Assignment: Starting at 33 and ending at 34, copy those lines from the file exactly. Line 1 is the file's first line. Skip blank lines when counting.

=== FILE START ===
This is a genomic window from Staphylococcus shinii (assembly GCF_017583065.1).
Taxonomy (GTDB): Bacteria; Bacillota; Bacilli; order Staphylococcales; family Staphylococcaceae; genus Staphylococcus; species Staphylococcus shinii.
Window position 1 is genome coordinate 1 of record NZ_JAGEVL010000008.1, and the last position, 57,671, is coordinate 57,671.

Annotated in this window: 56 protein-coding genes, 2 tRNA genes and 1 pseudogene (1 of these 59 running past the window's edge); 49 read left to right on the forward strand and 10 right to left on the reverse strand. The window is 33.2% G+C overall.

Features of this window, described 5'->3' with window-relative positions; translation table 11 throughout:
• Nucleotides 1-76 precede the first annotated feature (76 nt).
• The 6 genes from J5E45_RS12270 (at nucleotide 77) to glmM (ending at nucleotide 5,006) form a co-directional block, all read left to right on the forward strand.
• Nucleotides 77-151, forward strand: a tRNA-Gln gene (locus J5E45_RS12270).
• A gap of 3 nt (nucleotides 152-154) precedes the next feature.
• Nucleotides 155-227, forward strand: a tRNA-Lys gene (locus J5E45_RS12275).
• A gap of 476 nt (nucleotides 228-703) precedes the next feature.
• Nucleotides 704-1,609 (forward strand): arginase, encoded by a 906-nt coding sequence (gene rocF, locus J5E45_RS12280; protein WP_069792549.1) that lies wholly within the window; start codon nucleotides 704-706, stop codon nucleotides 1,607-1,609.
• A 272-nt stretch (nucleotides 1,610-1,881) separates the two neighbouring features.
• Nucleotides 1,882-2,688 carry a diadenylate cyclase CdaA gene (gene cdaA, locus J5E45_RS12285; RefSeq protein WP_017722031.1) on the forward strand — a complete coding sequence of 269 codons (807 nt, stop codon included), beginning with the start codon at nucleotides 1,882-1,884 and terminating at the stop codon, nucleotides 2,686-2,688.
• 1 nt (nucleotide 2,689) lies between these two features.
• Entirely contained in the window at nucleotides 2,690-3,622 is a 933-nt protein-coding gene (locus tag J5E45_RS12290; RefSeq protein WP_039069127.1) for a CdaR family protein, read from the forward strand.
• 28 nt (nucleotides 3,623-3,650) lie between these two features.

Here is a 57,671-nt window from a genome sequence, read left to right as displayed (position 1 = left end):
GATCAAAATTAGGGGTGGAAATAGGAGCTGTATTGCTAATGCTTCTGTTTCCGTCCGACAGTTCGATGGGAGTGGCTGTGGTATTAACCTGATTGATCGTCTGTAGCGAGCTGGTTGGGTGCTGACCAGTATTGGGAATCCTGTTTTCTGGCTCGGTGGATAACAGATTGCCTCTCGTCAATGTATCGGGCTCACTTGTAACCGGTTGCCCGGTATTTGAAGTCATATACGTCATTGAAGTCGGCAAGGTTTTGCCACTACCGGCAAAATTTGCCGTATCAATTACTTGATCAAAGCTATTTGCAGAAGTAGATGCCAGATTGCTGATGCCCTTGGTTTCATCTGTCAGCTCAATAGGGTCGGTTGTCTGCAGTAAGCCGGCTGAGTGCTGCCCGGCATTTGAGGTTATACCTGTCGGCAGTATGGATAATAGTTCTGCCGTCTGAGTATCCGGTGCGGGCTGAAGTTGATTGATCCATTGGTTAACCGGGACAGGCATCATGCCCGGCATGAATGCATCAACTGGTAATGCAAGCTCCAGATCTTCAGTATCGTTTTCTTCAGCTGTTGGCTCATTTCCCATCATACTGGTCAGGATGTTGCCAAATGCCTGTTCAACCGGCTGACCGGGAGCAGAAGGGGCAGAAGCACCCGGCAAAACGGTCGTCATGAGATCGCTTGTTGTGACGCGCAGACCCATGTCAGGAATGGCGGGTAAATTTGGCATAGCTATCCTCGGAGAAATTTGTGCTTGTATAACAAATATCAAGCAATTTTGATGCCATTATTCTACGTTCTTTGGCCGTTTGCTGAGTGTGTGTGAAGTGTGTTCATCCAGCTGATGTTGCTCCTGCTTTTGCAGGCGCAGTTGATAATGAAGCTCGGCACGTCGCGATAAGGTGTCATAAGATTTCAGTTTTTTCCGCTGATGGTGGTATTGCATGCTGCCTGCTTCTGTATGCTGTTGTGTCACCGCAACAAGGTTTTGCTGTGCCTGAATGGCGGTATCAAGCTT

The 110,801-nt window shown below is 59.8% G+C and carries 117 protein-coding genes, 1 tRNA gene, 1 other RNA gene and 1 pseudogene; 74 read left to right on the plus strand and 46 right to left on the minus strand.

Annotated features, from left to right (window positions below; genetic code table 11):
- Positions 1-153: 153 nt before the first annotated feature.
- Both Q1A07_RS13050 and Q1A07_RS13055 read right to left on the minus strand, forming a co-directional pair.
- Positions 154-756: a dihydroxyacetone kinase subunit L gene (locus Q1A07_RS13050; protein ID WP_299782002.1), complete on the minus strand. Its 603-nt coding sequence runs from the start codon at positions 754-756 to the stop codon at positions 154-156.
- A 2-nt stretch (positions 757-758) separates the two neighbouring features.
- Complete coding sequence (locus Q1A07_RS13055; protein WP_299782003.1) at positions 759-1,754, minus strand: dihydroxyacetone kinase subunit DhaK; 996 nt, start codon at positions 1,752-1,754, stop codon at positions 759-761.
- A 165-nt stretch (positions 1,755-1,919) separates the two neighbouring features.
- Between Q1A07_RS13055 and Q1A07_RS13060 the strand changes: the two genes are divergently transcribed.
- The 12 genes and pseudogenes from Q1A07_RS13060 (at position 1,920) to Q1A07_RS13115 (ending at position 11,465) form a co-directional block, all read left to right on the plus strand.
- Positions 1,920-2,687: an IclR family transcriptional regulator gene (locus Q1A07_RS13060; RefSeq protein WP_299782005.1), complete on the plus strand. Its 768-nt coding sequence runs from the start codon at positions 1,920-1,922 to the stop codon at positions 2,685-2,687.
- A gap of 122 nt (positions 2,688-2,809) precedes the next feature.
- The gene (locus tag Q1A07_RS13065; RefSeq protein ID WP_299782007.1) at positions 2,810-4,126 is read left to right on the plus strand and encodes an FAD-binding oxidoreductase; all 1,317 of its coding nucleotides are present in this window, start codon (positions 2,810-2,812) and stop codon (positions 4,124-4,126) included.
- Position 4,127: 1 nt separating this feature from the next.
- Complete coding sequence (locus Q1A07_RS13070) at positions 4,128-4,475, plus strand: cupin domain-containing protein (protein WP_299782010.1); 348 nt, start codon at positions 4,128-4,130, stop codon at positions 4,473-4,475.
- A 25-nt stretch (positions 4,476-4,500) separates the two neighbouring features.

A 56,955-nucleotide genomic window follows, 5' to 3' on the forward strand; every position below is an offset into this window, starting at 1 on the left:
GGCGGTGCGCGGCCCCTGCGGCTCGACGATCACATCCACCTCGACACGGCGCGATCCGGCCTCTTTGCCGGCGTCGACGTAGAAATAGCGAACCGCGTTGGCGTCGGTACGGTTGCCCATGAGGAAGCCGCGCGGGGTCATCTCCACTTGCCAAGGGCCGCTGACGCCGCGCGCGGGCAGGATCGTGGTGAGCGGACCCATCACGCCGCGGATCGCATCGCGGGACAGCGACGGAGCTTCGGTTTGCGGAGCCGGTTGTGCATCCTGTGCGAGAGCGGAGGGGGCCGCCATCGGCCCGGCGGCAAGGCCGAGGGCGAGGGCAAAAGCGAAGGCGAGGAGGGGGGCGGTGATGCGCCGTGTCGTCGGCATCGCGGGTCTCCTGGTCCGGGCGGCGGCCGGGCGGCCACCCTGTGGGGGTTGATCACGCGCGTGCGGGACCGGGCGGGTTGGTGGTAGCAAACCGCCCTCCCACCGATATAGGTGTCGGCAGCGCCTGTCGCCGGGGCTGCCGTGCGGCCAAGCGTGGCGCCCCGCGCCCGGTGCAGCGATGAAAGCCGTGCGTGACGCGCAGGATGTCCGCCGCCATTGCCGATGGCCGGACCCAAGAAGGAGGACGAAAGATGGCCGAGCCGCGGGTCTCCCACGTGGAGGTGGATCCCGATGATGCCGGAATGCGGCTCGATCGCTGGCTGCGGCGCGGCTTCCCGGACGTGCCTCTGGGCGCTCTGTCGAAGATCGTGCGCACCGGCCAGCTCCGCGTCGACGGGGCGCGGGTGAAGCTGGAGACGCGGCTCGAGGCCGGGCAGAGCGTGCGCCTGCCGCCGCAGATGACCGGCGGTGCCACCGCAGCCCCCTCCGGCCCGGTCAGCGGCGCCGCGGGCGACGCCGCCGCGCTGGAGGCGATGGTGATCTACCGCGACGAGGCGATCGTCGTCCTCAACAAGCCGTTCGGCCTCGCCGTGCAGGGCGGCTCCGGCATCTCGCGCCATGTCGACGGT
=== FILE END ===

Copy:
- Position 4,127: 1 nt separating this feature from the next.
- Complete coding sequence (locus Q1A07_RS13070) at positions 4,128-4,475, plus strand: cupin domain-containing protein (protein WP_299782010.1); 348 nt, start codon at positions 4,128-4,130, stop codon at positions 4,473-4,475.